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Cynthia McKinney Held Briefly On Return From Pakistan

By Abdus Sattar Ghazali

16 December, 2012

On December 12, former six-term Congresswoman Cynthia McKinney was detained briefly at Atlanta airport while entering the United States on her return from a visit to Pakistan where she campaigned for the release of Dr. Aafia Siddiqui who is serving 86-year imprisonment for her alleged attempt to kill US soldiers in Afghanistan.

When she was asked by a women official who she visited in Pakistan, “I told her Dr. Aafia Siddiqui's family.” She asked me who else and I responded ambassadors, diplomats, academicians, because lots of Pakistanis studied in the U.S.

In a piece titled “The Soft Repression Continues,” published on December 13 by Op Ed News, McKinney provided a graphic account of her encounter with the officials:

“I asked them … why I was getting this individualized attention. They responded that they were just following orders…. One respectfully said that Pakistan was a country of interest due to training camps. I responded, "you mean the US training camps?" He smiled knowingly.”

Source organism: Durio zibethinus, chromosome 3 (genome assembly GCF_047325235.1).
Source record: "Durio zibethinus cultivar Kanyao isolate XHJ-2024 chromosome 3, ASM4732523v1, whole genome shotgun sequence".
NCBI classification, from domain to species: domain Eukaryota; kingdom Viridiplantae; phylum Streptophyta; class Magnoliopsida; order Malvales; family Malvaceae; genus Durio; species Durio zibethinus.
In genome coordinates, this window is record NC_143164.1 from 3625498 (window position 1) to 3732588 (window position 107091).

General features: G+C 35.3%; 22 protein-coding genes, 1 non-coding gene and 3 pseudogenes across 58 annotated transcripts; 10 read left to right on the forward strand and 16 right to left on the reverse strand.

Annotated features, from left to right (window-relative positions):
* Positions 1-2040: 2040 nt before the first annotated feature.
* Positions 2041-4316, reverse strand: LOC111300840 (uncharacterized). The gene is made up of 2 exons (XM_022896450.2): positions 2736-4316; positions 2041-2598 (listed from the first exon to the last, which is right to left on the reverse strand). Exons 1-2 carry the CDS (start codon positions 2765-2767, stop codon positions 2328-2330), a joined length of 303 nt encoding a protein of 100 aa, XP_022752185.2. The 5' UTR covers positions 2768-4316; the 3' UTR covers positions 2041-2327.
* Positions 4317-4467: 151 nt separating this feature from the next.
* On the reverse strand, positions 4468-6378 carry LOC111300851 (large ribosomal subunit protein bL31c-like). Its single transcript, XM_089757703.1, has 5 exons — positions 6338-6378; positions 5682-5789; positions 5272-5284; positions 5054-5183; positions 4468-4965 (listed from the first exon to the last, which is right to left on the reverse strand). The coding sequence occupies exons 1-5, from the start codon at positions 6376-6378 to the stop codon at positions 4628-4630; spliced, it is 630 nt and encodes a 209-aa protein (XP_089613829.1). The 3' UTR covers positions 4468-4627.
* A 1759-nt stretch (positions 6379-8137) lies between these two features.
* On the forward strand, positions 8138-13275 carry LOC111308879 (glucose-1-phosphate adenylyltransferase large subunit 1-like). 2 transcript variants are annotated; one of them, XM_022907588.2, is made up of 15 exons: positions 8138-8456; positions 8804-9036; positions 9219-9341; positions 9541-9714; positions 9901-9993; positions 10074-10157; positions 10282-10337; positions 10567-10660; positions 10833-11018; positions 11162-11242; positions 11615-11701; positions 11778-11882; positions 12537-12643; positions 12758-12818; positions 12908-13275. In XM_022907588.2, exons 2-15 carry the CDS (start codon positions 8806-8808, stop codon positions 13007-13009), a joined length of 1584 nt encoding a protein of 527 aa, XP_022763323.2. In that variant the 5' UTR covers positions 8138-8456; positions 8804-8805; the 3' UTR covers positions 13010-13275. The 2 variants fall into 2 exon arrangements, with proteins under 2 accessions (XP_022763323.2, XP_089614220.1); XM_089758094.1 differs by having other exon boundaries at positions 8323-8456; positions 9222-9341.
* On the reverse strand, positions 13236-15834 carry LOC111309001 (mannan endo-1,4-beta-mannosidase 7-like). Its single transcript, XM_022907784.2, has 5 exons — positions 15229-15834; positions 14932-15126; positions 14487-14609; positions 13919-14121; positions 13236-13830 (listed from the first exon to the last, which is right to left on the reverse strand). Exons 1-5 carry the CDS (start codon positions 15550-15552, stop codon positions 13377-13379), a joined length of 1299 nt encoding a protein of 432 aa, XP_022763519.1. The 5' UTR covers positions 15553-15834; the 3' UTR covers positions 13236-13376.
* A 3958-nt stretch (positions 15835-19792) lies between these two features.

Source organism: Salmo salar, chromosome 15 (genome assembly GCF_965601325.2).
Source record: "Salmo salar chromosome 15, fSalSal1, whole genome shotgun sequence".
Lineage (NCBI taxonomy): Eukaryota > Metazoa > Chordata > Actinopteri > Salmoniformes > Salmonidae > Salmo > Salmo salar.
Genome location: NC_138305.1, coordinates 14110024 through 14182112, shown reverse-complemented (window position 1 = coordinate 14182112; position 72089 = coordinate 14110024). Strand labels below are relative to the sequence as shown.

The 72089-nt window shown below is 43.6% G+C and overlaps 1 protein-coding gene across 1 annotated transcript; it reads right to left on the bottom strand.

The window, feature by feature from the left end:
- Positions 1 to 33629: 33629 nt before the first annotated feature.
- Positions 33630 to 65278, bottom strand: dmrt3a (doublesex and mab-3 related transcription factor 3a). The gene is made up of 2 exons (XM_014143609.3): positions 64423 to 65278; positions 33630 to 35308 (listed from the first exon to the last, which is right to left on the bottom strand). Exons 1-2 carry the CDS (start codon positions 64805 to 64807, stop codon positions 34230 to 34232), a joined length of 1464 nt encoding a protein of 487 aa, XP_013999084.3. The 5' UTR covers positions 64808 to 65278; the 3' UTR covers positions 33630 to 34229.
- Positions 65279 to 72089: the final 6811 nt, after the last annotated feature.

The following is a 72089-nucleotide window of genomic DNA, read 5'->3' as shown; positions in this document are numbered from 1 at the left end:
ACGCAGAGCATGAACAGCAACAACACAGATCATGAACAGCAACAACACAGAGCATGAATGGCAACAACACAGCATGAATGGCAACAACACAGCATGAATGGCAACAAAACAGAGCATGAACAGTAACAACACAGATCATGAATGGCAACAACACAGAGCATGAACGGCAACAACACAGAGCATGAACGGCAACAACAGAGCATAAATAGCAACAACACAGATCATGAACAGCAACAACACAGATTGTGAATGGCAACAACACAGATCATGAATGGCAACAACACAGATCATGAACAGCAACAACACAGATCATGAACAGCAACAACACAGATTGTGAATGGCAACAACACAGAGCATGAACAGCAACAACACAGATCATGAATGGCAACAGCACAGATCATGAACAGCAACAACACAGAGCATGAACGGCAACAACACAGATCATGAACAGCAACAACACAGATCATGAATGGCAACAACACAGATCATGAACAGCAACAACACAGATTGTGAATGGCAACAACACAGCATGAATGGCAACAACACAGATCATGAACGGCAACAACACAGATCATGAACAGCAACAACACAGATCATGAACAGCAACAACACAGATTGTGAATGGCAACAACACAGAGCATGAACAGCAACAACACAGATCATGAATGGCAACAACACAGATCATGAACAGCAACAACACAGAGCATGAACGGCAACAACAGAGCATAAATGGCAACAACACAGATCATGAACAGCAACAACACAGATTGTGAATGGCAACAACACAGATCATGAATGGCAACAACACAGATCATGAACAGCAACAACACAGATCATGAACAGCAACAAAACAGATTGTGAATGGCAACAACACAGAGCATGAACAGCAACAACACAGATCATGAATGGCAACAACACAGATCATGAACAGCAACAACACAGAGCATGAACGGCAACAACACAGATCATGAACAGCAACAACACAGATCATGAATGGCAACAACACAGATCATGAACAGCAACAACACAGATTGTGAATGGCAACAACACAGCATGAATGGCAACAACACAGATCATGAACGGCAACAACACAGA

This was probably second time McKinney was questioned on her return from abroad. About such encounters with US officials she says: “Each time such searches give me an opportunity to spread the good news about the work that we must do for peace and for justice, I will do so while highlighting the contradictions.”

During her December 2 to 9 to Pakistan, McKinney was accompanied by International Action Center Co-Director Sara Flounders.

Dr. Aafia Siddiqui has been held in solitary confinement for years in U.S. prisons, after being abducted from Pakistan with her three young children, held in a series of secret prisons in Afghanistan, and tortured and abused. While one of Siddiqui’s three abducted children, Suleman, remains missing, the eldest of them was at the Karachi airport to greet Flounders and McKinney.

The greeting by hundreds, as well as the weeklong trip, was organized by Dr. Fowzia Siddiqui, Aafia Siddiqui’s sister, and the Free Aafia Movement.

Later that day, McKinney, Flounders and Fowzia Siddiqui participated in a “Caravan of Dignity” through the streets of Karachi, with cars, hundreds of motorbikes sporting “Free Aafia” signs and Pakistani flags, and an open-bed truck blasting songs in honor of Dr. Aafia. Thousands of people on foot surrounded the caravan, which proceeded to a huge outdoor rally where all three spoke in support of Dr. Aafia’s return to Pakistan.